THE BARGAINING PROCESS – PRECONTRACTUAL LIABILITY (Pg. 231)
Holman Erection Co. v. Orville E. Madsen & Sons
Minnesota Court of Appeals, 1983
330 N.W.2d 693
JUDICIAL HISTORY: Subcontractor is suing general contractor alleging that the general contractor accepted its sub-bid and should be bound to it. The trial court held that no contract had been made between the parties and granted summary judgment for the general contractor, upon which the subcontractor appeals.
FACTS: Holman, a steel erection subcontractor, telephoned seven sub-bids to seven general contractors who were bidding on a wastewater treatment project for the city of Moorhead. One of them, Madsen, used Holman’s sub-bid and listed Holman. When Madsen was awarded the contract, it made subcontracts with other subcontractors, but did not contact Holman. Instead, Madsen awarded the steel erection subcontract to Van Knight, after requesting information on its status as a minority business. (Madsen’s contract with the city required that an effort be made to use minority businesses for part of the work, pursuant to federal Minority Business Enterprise (MBE) regulations.)
ISSUE: Whether or not there was a contract formed between Holman and Madsen when Madsen listed Holman.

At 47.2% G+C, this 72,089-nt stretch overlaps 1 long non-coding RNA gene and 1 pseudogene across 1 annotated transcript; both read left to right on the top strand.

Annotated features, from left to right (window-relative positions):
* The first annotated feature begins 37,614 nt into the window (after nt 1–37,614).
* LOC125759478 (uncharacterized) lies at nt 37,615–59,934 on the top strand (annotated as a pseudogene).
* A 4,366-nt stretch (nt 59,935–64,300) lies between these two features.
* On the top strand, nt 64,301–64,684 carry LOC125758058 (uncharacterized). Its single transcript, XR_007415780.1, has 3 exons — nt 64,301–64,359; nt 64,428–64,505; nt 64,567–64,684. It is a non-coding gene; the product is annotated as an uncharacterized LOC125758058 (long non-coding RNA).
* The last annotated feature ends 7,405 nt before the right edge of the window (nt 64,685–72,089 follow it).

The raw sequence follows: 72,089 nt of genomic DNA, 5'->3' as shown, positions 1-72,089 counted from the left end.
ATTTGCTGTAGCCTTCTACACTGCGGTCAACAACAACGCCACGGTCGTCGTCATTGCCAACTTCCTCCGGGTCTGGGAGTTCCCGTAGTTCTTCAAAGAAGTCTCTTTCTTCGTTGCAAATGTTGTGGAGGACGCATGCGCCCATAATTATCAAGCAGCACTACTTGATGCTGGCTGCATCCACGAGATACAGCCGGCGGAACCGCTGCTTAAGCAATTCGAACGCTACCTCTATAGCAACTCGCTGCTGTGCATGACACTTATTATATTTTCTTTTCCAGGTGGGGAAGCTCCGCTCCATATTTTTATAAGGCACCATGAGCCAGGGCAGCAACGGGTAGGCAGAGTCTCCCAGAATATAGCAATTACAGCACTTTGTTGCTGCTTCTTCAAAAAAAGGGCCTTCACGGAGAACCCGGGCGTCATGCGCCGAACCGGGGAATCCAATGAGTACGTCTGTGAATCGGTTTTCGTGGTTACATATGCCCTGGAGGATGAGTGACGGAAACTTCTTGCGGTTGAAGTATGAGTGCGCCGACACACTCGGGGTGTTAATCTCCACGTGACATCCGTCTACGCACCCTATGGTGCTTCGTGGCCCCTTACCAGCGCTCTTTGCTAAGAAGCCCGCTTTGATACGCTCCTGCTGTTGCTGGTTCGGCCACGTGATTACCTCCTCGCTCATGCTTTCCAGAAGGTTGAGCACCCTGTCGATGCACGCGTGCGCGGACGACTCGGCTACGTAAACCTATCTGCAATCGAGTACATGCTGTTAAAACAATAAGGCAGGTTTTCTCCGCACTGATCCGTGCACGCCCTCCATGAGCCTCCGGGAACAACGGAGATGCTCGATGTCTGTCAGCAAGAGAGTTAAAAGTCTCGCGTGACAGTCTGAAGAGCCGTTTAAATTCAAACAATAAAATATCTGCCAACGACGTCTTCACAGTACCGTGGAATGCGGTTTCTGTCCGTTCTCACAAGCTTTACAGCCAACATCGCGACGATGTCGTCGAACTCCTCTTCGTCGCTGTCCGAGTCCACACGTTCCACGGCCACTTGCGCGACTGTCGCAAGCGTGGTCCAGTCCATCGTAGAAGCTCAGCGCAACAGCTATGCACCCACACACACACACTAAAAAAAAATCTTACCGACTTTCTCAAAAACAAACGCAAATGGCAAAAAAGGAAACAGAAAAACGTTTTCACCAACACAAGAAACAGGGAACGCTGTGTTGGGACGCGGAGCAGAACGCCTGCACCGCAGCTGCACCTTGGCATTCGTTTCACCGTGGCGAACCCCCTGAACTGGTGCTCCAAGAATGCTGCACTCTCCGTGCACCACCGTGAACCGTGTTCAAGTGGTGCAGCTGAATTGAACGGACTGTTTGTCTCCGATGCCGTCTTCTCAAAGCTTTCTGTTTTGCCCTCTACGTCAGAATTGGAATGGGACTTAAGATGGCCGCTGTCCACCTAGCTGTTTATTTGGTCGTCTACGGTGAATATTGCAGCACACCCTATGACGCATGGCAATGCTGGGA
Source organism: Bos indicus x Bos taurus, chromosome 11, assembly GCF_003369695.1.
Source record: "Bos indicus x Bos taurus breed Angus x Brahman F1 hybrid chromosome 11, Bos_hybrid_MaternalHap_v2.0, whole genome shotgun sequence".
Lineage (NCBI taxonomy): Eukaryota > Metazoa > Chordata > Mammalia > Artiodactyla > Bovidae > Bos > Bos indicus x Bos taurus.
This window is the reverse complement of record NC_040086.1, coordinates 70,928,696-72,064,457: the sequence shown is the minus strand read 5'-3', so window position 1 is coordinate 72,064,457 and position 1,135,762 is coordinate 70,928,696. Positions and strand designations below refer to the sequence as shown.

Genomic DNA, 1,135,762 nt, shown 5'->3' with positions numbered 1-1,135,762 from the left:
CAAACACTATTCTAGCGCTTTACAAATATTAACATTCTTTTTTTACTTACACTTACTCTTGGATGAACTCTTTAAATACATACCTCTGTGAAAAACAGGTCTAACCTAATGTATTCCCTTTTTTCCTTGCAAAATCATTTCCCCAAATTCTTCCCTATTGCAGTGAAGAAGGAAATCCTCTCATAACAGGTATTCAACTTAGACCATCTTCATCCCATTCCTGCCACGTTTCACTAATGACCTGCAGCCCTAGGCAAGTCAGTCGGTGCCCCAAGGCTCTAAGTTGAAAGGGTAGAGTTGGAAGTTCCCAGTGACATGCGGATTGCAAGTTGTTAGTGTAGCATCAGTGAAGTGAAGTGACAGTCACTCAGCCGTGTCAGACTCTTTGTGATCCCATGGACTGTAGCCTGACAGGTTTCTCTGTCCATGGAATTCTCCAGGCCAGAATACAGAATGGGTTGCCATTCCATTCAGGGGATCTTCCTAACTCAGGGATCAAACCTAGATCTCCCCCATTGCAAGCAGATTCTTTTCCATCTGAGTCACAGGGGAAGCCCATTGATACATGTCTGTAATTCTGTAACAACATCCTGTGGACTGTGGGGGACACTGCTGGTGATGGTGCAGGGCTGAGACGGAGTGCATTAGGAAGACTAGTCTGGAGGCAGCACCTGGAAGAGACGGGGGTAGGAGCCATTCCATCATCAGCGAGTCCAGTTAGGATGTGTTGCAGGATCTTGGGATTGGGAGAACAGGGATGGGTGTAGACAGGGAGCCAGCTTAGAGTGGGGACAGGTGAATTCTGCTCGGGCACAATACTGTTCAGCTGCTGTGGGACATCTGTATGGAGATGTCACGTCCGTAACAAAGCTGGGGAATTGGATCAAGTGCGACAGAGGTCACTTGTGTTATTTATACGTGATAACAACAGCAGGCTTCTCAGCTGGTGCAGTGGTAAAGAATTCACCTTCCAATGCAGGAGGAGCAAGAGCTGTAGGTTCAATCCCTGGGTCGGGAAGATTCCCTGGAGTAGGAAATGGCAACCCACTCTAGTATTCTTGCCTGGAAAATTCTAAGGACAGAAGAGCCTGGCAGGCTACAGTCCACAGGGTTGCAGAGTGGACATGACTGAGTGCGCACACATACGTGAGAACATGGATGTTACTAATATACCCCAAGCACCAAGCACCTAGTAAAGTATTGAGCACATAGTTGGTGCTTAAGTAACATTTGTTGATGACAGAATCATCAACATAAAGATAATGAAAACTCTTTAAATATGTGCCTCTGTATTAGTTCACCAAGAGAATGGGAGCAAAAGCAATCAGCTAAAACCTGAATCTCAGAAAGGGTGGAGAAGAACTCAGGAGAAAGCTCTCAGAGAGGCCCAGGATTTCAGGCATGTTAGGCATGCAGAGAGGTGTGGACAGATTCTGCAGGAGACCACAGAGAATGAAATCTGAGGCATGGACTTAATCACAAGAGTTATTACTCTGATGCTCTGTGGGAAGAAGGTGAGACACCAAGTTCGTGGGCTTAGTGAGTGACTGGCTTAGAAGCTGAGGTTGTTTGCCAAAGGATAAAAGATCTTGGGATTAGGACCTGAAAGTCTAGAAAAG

HOLDING: No, judgment affirmed.
REASONING: There is a large body of precedent holding that the listing of a subcontractor in a general contractor’s bid forms no contract. One may ask why does the subcontractor have to be bound to its bid, but the general contractor remains free to avoid the listed subcontractor and negotiate with other subcontractors. The court gives 3 reasons: (1) the existence of justifiable reliance by the general on the subcontractor’s price for specified work. For the subcontractor to be able to refuse to perform would subject the general to a financial detriment. In contrast, the subcontractor does not rely on the general and suffers no detriment. (2) The nature of the bidding process compels allowing the general sufficient leeway to maintain its flexibility in executing subcontracts and selecting the subcontractors it will hire for a project. Specifics of bids are left for future negotiation and clarification to prevent bid shopping. (3) The lowest dollar amount bidder is not always the one chosen to do the work or the one listed as the potential subcontractor. Reliability, quality or work, and capability to handle the job are all considerations weighed by the general in choosing subcontractors. MBE regulations are another potential consideration.
GENERAL RULE: No contract is formed by the listing of a subcontractor in a general contractor’s bid.